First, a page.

Kathryn’s role, “like a lot of the roles at bit.bio, is a global role”, so she is in Boston sometimes – opening a US office is “certainly something we are exploring at the moment”. But Cambridge is where this astonishing company, which has raised $145m since being founded by Dr Mark Kotter in 2016, is based – and where the won the Biotech Company of the Year award at the Cambridge Independent Science & Technology Awards 2022, and Dr Kotter won the CEO of the Year award at the same event.

Kathryn notes: “Cambridge is our headquarters so I’m here more than anywhere else because there’s a lot to do to build the company further and I need to be here in person to be effective in making that happen.”

And what about Cambridge, what has surprised you since arriving in chilly November?

“The Cambridge ecosystem is pretty perfect. We have world class academics, hospitals, investors, talent… And it’s not just biologists, we have mathematicians, physicists, any discipline we need to tap into, it’s here.”

How much of your work is R&D-based?

“Our R&D function is the engine of our company,” Kathryn replies, “where the technology is developed and new products are devised. So yes, I spend time working with that team. But my role spans the entire organisation so I’m also focused on building out the business to ensure we can transform what is happening in R&D into products that can benefit patients and research and drug discovery. And you can see that in the new hires we are announcing – they span multiple functions beyond R&D.”

This month, Kathryn welcomed four new female leaders to the team and the Cambridge Independent caught up with the quartet of new faces.

Dr Mark Kotter, CEO and founder of bit.bio. Picture: Keith Heppell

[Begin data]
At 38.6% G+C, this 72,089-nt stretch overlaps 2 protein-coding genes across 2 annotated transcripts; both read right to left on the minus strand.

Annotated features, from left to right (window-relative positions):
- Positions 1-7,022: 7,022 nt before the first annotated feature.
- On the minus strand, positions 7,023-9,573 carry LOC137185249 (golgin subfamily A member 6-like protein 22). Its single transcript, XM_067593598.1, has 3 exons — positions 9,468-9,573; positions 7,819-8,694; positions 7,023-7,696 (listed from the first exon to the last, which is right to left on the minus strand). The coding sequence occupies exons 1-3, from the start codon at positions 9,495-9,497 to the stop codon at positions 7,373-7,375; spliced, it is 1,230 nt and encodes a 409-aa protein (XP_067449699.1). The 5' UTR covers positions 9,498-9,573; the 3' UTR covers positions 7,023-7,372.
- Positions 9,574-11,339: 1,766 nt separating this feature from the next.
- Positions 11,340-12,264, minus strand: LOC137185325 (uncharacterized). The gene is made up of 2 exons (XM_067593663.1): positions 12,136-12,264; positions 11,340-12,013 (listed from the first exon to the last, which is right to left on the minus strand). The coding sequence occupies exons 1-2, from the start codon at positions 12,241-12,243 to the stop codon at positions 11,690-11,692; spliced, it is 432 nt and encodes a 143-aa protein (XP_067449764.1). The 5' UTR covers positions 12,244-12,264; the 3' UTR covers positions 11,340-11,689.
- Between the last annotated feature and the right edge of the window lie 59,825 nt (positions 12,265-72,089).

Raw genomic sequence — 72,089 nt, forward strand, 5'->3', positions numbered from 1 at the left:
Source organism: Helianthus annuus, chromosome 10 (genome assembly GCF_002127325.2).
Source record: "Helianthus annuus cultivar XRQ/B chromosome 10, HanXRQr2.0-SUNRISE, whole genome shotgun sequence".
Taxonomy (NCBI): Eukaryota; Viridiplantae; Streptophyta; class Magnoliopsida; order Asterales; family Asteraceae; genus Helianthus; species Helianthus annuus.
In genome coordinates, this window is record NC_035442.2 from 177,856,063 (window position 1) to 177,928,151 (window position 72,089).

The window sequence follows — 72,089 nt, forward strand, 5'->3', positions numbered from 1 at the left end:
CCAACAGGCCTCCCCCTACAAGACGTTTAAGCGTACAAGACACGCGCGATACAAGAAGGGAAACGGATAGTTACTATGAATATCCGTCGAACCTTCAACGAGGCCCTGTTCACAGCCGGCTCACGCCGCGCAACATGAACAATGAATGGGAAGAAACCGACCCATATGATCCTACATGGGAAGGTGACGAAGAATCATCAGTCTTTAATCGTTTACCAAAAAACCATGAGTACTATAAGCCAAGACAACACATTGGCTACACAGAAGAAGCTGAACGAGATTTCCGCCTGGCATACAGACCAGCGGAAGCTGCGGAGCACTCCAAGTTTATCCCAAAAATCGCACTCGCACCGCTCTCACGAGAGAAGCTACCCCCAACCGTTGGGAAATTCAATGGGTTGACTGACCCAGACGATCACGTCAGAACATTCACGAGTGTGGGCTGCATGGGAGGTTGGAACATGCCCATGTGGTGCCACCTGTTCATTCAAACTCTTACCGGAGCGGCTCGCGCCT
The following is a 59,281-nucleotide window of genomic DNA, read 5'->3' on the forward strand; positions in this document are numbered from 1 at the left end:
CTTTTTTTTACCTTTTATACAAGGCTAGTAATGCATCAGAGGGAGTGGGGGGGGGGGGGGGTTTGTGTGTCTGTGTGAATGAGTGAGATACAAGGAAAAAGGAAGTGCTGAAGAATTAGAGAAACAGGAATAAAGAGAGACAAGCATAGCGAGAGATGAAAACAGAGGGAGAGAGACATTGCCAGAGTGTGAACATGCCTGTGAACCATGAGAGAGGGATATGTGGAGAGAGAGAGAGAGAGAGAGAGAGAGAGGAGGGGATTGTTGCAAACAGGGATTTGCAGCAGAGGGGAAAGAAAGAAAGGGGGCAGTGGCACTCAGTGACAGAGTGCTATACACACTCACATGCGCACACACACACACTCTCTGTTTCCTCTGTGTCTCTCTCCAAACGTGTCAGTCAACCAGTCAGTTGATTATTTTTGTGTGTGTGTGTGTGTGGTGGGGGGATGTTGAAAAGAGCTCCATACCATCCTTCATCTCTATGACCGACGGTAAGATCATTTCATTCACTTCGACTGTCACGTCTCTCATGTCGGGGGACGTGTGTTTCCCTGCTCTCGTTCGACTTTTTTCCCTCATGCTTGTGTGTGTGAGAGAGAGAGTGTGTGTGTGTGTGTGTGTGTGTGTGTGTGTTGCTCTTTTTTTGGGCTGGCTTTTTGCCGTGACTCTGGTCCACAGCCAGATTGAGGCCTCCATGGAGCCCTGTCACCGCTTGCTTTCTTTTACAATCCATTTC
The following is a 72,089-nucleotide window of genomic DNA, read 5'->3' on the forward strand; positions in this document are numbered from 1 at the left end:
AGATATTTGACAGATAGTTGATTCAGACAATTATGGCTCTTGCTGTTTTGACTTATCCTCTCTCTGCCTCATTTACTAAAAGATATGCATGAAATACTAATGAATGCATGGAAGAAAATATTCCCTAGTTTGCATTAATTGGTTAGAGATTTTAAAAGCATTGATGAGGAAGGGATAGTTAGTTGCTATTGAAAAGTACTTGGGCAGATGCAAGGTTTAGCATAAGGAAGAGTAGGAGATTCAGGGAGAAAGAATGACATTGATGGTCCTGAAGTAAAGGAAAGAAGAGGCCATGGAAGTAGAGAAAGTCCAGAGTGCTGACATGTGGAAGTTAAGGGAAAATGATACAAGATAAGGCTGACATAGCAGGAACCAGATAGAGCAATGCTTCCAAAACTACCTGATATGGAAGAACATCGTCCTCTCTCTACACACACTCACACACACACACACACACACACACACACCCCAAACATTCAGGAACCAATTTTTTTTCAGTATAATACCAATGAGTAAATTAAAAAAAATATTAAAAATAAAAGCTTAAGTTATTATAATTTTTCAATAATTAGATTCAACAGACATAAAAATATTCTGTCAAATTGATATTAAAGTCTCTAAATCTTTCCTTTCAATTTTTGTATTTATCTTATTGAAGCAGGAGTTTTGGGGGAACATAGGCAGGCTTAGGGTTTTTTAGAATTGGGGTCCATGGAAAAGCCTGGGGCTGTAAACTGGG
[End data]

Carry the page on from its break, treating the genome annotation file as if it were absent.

Dr Mark Kotter, CEO and founder of bit.bio. Picture: Keith Heppell

- Annie Wilcoxen, who has a PhD in organic chemistry from the University of Wisconsin, recently joined as VP of programme management office, with over 18 years of experience advancing complex drug development programmes at all stages of development, across large pharma (Eisai and Amgen) and smaller biotechs (Akebia, Wave Life Sciences and Q32 Bio). Her therapeutic expertise spans multiple therapeutic areas including CNS, immunology, oncology, neurology, nephrology and metabolic diseases.

She says: “With new technologies, innovative products and limitless imagination, cell therapy could have the potential to transform medicine across disease areas with significant therapeutic need. bit.bio has all of the above plus a super-talented and dedicated team – I feel very fortunate to be part of this journey and have the opportunity to contribute and make an impact.”

- Megan Doe, who has a PhD in genetics from Dartmouth College, has joined bit.bio as VP of portfolio strategy and business operations.

Megan was most recently a senior director in the cell therapy development and global portfolio strategy teams at Takeda Oncology and before that was director of portfolio analytics in corporate strategy at Sanofi.

Megan says: “bit.bio is at an exciting stage of growth with a dedicated and talented team. Its unique cell programming platform holds promise to deliver transformational cell therapy products for patients and research products for drug discovery. bit.bio is a purpose-driven company dedicated to improving patient access to innovative medicines, as well as leading in social responsibility and sustainability.”